Livingston, K. and C. Stoudt, 2017. The role of particulate organic carbon on the global carbon cycle in the South Pacific Ocean. Unpublished student research paper, Class S-276, Sea Education Association, Woods Hole, MA.
Benton, M., 2017. Fueling the fire: growing intensity of tropical cyclones during climate change. Unpublished student research paper, Class S-275, Sea Education Association, Woods Hole, MA.
McKenna, F., 2017. Salt water intrusion from sea level rise in Tonga. Unpublished student research paper, Class S-275, Sea Education Association, Woods Hole, MA.
Ranney, J., J. Rose and C. Bradham, 2017. Seawater pH and aragonite saturation effects on calcifying zooplankton diversity and abundance around the Phoenix Islands Protected Area. Unpublished student research paper, Class S-274, Sea Education Association, Woods Hole, MA.
Ferguson, L. and M. Burnett, 2017. Quantifying the effects of ENSO and the Western Pacific Warm Pool on geostrophic flows and nutrient dynamics in the South Pacific gyre. Unpublished student research paper, Class S-273, Sea Education Association, Woods Hole, MA.
Ravn, M., 2016. Investigation of change in hurricane intensification and the underlying drivers with focus on sea surface temperature. Unpublished student research paper, Class C-270, Sea Education Association, Woods Hole, MA.
Lucas, D., J. Irving and K. York, 2016. Temporal trends of intermediate water masses in the subtropical North Atlantic. Unpublished student research paper, Class C-270, Sea Education Association, Woods Hole, MA.
Davis, A. and S. Botia, 2015. Distribution and Transport of Dissolved Inorganic Carbon (DIC) in the Antarctic Intermediate Water and the Sub-Antarctic Mode Water in the South Pacific Ocean. Unpublished student research paper, Class S-258, Sea Education Association, Woods Hole, MA.
Harden, B.*, 2016. The fate of the Gulf Stream. Radcliffe Institute for Advanced Study, Next in Science program. Harvard University, Cambridge, MA.
Meyer, A.*, M. Becker^, K. Grabb^ and SEA Cruise S-250 Scientific Party, 2014. SEA Semester undergraduates research the ocean's role in climate systems in the Pacific Ocean. AGU Fall Meeting, San Francisco, CA.
* SEA faculty and staff
^ SEA Semester alumnus
SEA Alum Featured in Live SciencePosted on: February 06, 2020
SEA Alumni in the NEWS
LIVESCIENCE, Feb. 5, 2020
What is Ocean Acidification?
By Tom Childers
SEA alumnus and former trustee Scott Doney, professor of Environmental Sciences at the University of Virginia, gives an explanation of the causes and effects of ocean acidification.Read More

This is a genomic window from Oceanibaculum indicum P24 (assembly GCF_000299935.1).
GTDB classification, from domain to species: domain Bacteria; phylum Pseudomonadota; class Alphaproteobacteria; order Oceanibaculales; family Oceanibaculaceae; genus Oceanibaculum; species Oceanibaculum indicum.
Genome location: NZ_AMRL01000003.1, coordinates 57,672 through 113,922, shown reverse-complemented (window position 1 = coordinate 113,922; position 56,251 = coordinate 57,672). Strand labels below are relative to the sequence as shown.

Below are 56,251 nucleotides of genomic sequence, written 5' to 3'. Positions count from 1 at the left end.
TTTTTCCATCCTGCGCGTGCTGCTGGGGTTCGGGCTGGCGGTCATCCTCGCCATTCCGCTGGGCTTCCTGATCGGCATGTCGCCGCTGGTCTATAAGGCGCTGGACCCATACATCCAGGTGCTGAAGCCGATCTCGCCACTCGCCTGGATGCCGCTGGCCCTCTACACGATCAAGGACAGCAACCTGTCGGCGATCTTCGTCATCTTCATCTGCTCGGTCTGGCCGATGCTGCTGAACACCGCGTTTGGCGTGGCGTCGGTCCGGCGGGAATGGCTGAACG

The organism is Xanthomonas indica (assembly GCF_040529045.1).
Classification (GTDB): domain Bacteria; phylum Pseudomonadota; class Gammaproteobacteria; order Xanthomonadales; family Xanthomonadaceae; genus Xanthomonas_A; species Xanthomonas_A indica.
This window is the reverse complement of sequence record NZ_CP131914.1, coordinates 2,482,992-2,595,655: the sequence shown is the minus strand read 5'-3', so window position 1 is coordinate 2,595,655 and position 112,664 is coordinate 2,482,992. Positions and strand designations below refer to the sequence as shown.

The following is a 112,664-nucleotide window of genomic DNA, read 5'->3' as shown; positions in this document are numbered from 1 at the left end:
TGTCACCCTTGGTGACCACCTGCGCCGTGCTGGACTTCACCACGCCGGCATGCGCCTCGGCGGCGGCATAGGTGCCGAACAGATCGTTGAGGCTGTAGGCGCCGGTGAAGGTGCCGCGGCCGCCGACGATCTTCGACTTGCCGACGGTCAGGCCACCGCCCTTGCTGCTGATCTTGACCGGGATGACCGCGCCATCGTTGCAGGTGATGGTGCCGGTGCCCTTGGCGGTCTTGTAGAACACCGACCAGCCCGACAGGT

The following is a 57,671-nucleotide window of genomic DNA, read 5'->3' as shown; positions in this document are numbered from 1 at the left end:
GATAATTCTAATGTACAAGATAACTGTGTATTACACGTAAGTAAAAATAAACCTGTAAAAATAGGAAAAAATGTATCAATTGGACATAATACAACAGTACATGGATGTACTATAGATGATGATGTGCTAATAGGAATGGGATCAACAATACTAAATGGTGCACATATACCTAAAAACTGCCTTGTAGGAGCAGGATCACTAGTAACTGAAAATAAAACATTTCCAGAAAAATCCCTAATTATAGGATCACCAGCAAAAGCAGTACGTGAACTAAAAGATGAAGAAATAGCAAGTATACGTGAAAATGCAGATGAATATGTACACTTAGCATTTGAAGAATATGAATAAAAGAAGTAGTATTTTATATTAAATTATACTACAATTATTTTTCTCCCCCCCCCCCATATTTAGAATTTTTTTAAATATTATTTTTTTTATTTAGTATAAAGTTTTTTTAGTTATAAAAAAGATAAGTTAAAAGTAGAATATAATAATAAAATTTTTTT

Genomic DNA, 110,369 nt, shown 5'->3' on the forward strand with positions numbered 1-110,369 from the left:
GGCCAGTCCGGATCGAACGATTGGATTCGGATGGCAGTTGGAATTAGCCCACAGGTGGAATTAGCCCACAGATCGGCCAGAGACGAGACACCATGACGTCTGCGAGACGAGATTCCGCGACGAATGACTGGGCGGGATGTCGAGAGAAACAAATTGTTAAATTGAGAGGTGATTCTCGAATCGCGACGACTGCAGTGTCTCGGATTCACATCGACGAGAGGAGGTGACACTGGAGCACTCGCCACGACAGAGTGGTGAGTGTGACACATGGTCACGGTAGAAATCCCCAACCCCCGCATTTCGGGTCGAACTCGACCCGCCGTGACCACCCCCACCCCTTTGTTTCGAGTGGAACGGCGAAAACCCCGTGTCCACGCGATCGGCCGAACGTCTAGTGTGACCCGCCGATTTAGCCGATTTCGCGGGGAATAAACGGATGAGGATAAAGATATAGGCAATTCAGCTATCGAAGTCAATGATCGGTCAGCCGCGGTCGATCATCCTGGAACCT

A Reflection on Ocean Literacy, 2020 and BeyondPosted on: January 28, 2020
By: Kerry Whittaker, Assistant Professor of Oceanography
With the start of the new year, we are introducing a series of articles by Sea Education Association faculty and staff titled “Study Abroad and the Sea: Perspectives on Climate Change and the Ocean Environment.” The series is a diverse and varied examination of relevant ocean topics for college students interested in ocean research and policy. The first of this series examines the value of ocean literacy by SEA Assistant Professor of Oceanography Kerry Whittaker.
Here, on this last day of 2019, I find myself reflecting on another year as Oceanography Faculty with SEA. Even today, gazing out onto snow falling along the New England coastline and piling onto branches, railings, and roofs, my mind can easily jump back to the quarterdeck of the Robert C. Seamans carried by the humid trade winds of the South Pacific, or aloft on the Corwith Cramer as we glide through the Bermuda blue water.Read More
JWO (Not-So-)ScariesPosted on: December 06, 2019
By: Nicole Pollack, Middlebury College
Things I learned on my first day as JWO (junior watch officer): it’s not as scary as it seems, your watch has your back, and when in doubt, the JWO survival guide holds the answer. It turns out calling the shots is a lot of fun, especially when everybody else’s goal is to help the JWO succeed.Read More
To Land and BackPosted on: December 04, 2019
By: George Edison, Vassar College
Today was a day of celebration, as not one, but two shipmates had birthdays today, Jessie, and Jeff! We just rounded out the day, which was sunny and warm, with carrot cupcakes and a couple of rounds of Happy Birthday singing, including a Danish rendition by our resident Dane, Amelia.Read More
550 Meters DownPosted on: November 25, 2019
By: Maia Anderson, American University
Well hello there, land people! You’ve guessed it. It’s me, Maia. Today A watch woke up at 0600 for breakfast to start the day off with morning watch (0700-1300). After a not so good night of sleep from a lot of rocking, my mood was quickly turned around when I realized I was in lab!Read More